What is a credit union?
Credit unions are non-profit financial organisations, traditionally set up by members with some kind of community in common - be it where they live or their profession. But this is changing.
There are more than 500 credit unions in Britain, so almost everyone has access to one.
Until 8 January 2012, credit unions were hampered by restrictions that meant all of their members had to have one common bond – such as living in the same geographical area or working for the same employer.
Credit unions can now extend membership to several groups, meaning more people can be eligible to join.
For instance, a credit union providing services to anyone living or working in Pontefract will now be able to serve all the employees of a company, too - even if they don't live or work in Pontefract.
How are credit unions run?
Credit unions are owned and controlled by their members, so they have no outside shareholders to pay. They are run by volunteers elected by the membership.
Any profit that a credit union makes is used to develop the credit union and provide a return to savers.
Are you eligible to use a credit union?
You'll need to check whether there's a credit union in your area, or if there's one for people from your profession - an easy way to do this is by searching the site Find Your Credit Union - set up by The Association of British Credit Unions Limited (Abcul).
You can also call Abcul on 0161 832 3694.
As mentioned above, some credit unions will have relaxed their eligibility criteria - but you'll need to check first.
What services do credit unions offer?
Credit unions typically offer savings and loans, but some also branch into current accounts, mortgages and prepaid cards.
Reportedly, around 60 credit unions now offer current accounts, 40 have a prepaid card service, but very few offer mortgages.
As savings and loans are the most common services on offer, the rest of this guide focuses on how they work.
Credit union savings: is my money safe?
Yes - your savings are as safe as they would be with a bank or building society.
Credit unions are licensed deposit-takers, authorised and regulated by the Financial Conduct Authority.
Just like ordinary savings accounts, they are fully covered by the Financial Services Compensation Scheme (FSCS) up to the standard limit of £85,000 per individual.
- Find out more: FSCS: are my savings safe?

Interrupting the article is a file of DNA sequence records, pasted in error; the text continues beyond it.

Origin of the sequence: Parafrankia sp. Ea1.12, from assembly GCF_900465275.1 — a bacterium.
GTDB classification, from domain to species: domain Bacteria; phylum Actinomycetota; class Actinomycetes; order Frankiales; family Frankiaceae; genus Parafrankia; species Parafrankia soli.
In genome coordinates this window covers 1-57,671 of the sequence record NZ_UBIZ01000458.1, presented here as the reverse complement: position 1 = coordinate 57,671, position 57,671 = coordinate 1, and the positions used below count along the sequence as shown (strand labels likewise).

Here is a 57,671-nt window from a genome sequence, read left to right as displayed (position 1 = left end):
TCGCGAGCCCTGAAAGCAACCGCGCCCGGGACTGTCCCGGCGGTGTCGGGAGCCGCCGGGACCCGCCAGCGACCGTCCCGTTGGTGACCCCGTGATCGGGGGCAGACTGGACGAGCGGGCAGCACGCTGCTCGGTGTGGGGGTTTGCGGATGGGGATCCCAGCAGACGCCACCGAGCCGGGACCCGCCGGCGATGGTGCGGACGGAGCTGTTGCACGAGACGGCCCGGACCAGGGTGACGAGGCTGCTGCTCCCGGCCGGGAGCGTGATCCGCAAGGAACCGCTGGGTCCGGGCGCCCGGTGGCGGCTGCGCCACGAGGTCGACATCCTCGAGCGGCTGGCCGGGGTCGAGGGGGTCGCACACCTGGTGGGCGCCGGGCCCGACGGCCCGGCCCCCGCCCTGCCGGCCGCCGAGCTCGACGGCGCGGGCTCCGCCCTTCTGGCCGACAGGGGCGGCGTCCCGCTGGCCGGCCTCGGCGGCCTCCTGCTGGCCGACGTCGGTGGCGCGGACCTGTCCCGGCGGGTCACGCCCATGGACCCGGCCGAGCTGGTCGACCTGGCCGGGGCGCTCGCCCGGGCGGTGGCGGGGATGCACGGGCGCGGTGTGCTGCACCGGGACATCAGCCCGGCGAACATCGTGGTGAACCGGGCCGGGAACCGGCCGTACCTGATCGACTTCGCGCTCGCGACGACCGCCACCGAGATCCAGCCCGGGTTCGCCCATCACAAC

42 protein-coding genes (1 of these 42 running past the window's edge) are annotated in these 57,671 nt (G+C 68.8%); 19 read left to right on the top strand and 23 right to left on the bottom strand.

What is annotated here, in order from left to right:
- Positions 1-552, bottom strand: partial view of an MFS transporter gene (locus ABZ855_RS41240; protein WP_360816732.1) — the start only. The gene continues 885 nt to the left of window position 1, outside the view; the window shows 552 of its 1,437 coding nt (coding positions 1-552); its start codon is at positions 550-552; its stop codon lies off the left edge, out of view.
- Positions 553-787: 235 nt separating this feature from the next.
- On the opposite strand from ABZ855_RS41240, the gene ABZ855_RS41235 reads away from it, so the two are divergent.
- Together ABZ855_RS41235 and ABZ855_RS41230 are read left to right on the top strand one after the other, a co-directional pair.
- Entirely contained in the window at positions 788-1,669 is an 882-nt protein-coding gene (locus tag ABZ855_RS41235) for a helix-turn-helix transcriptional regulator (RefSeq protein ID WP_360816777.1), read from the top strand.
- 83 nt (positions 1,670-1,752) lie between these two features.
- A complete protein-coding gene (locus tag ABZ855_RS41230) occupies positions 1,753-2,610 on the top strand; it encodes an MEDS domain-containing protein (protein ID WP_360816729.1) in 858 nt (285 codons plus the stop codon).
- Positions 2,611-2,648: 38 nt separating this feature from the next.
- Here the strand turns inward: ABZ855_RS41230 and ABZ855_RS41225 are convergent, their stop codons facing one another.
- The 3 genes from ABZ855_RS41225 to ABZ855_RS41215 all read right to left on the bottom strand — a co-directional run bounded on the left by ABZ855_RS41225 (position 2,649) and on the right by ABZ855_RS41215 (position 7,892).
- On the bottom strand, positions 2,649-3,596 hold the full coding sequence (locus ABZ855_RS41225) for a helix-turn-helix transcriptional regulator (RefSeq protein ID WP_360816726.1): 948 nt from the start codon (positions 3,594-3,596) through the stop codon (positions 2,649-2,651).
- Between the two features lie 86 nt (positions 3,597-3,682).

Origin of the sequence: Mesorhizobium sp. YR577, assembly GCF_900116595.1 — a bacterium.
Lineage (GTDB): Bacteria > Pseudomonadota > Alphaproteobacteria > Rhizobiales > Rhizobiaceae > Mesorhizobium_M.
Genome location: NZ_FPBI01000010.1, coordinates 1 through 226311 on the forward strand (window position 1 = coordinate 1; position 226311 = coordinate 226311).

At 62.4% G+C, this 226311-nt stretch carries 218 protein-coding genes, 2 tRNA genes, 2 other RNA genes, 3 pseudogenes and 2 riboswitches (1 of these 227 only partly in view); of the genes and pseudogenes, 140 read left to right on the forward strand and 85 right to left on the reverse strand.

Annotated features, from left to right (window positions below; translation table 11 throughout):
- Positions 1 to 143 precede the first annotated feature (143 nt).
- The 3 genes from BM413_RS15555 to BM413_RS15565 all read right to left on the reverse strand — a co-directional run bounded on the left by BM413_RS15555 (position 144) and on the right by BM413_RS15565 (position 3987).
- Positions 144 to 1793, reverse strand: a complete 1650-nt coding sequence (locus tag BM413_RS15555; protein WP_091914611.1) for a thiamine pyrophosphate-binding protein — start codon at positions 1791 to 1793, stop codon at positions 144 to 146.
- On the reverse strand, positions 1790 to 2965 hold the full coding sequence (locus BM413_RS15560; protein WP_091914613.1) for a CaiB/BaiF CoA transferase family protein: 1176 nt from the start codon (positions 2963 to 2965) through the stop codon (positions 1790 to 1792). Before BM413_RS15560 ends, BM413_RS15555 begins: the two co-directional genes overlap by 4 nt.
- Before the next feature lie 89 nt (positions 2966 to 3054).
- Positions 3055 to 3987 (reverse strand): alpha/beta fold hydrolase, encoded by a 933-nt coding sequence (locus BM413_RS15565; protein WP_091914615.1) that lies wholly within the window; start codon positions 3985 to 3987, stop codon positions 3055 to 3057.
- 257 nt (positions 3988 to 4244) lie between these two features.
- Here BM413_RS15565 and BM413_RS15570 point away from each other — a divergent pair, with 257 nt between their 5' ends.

Do I earn interest on credit union savings account?
Previously, credit unions could not pay interest on savings, only a retrospective dividend.
But, credit unions can now pay interest on savings, which means it will be easier for people to compare the rates of return with other savings providers and will help credit unions attract more savers - although most still pay a dividend.
Contact your local credit union to find out more information about what level of dividend it has paid in recent years, or whether it offers interest on savings.
Alternatively, if you want to compare rates on traditional savings accounts and cash Isas, the Which? Money Compare tables let you search hundreds of accounts from providers large and small, so that you can find a good home for your nest egg.
Can organisations can join a credit union?
Under the old rules, only individuals were able to become members of credit unions. The new rules mean that organisations themselves can join a credit union (up to a maximum of 10% of the members) and use the financial services it provides.
A community group, housing association or local employer, for example, may now be able to use a credit union to manage its money, with the added advantage that the money is kept in the community.
Saving with a credit union: FAQ
We give answers to some of the most common questions about saving with a credit union.
What happens to credit union savings when you die?
An added benefit of saving with a credit union, is that a form of life insurance is often included for free. So, if you die, your savings could be increased by this insurance - even doubled - and paid to whoever you choose.
The service varies between credit unions, so check the policy before you sign up.
Are credit union savings taxable?